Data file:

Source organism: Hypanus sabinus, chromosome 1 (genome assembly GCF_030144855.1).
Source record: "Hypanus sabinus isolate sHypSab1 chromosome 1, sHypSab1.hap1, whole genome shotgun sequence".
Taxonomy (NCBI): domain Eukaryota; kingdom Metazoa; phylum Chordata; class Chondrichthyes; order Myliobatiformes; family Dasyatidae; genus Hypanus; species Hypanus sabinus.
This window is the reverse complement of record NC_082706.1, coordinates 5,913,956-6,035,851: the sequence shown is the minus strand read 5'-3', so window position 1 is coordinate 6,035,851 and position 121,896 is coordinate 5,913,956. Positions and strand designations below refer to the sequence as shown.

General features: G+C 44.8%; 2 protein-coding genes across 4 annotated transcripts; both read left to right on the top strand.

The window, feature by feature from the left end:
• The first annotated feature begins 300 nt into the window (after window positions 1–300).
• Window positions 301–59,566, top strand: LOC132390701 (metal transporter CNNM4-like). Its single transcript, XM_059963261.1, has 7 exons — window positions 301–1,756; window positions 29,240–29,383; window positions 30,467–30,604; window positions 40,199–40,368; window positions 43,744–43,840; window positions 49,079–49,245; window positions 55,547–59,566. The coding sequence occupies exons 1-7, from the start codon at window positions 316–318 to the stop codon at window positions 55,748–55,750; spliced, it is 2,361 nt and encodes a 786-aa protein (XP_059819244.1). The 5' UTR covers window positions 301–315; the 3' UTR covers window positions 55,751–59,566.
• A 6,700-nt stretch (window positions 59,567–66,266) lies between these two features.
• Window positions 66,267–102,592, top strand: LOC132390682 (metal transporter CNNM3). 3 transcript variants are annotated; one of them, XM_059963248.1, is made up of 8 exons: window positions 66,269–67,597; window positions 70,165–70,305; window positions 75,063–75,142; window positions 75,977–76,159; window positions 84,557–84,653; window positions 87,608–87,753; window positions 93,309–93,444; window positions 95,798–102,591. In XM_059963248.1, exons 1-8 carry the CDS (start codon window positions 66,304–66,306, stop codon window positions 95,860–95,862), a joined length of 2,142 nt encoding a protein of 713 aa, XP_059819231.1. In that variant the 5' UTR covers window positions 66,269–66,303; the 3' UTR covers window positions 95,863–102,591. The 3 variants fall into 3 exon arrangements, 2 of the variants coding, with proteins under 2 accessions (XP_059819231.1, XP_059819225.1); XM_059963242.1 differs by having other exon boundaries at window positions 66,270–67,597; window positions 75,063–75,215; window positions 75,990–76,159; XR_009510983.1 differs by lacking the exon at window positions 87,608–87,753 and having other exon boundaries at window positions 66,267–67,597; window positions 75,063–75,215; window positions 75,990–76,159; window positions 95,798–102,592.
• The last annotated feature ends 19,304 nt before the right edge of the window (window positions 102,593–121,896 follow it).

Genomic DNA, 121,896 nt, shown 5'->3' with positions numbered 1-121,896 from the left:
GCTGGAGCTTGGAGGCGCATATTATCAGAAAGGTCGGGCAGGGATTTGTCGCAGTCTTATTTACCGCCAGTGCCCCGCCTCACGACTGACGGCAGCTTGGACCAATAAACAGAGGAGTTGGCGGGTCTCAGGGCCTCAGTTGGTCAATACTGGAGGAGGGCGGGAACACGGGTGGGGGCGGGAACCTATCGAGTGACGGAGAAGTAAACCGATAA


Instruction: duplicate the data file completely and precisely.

Source organism: Hypanus sabinus, chromosome 1 (genome assembly GCF_030144855.1).
Source record: "Hypanus sabinus isolate sHypSab1 chromosome 1, sHypSab1.hap1, whole genome shotgun sequence".
Taxonomy (NCBI): domain Eukaryota; kingdom Metazoa; phylum Chordata; class Chondrichthyes; order Myliobatiformes; family Dasyatidae; genus Hypanus; species Hypanus sabinus.
This window is the reverse complement of record NC_082706.1, coordinates 5,913,956-6,035,851: the sequence shown is the minus strand read 5'-3', so window position 1 is coordinate 6,035,851 and position 121,896 is coordinate 5,913,956. Positions and strand designations below refer to the sequence as shown.

General features: G+C 44.8%; 2 protein-coding genes across 4 annotated transcripts; both read left to right on the top strand.

The window, feature by feature from the left end:
• The first annotated feature begins 300 nt into the window (after window positions 1–300).
• Window positions 301–59,566, top strand: LOC132390701 (metal transporter CNNM4-like). Its single transcript, XM_059963261.1, has 7 exons — window positions 301–1,756; window positions 29,240–29,383; window positions 30,467–30,604; window positions 40,199–40,368; window positions 43,744–43,840; window positions 49,079–49,245; window positions 55,547–59,566. The coding sequence occupies exons 1-7, from the start codon at window positions 316–318 to the stop codon at window positions 55,748–55,750; spliced, it is 2,361 nt and encodes a 786-aa protein (XP_059819244.1). The 5' UTR covers window positions 301–315; the 3' UTR covers window positions 55,751–59,566.
• A 6,700-nt stretch (window positions 59,567–66,266) lies between these two features.
• Window positions 66,267–102,592, top strand: LOC132390682 (metal transporter CNNM3). 3 transcript variants are annotated; one of them, XM_059963248.1, is made up of 8 exons: window positions 66,269–67,597; window positions 70,165–70,305; window positions 75,063–75,142; window positions 75,977–76,159; window positions 84,557–84,653; window positions 87,608–87,753; window positions 93,309–93,444; window positions 95,798–102,591. In XM_059963248.1, exons 1-8 carry the CDS (start codon window positions 66,304–66,306, stop codon window positions 95,860–95,862), a joined length of 2,142 nt encoding a protein of 713 aa, XP_059819231.1. In that variant the 5' UTR covers window positions 66,269–66,303; the 3' UTR covers window positions 95,863–102,591. The 3 variants fall into 3 exon arrangements, 2 of the variants coding, with proteins under 2 accessions (XP_059819231.1, XP_059819225.1); XM_059963242.1 differs by having other exon boundaries at window positions 66,270–67,597; window positions 75,063–75,215; window positions 75,990–76,159; XR_009510983.1 differs by lacking the exon at window positions 87,608–87,753 and having other exon boundaries at window positions 66,267–67,597; window positions 75,063–75,215; window positions 75,990–76,159; window positions 95,798–102,592.
• The last annotated feature ends 19,304 nt before the right edge of the window (window positions 102,593–121,896 follow it).

Genomic DNA, 121,896 nt, shown 5'->3' with positions numbered 1-121,896 from the left:
GCTGGAGCTTGGAGGCGCATATTATCAGAAAGGTCGGGCAGGGATTTGTCGCAGTCTTATTTACCGCCAGTGCCCCGCCTCACGACTGACGGCAGCTTGGACCAATAAACAGAGGAGTTGGCGGGTCTCAGGGCCTCAGTTGGTCAATACTGGAGGAGGGCGGGAACACGGGTGGGGGCGGGAACCTATCGAGTGACGGAGAAGTAAACCGATAA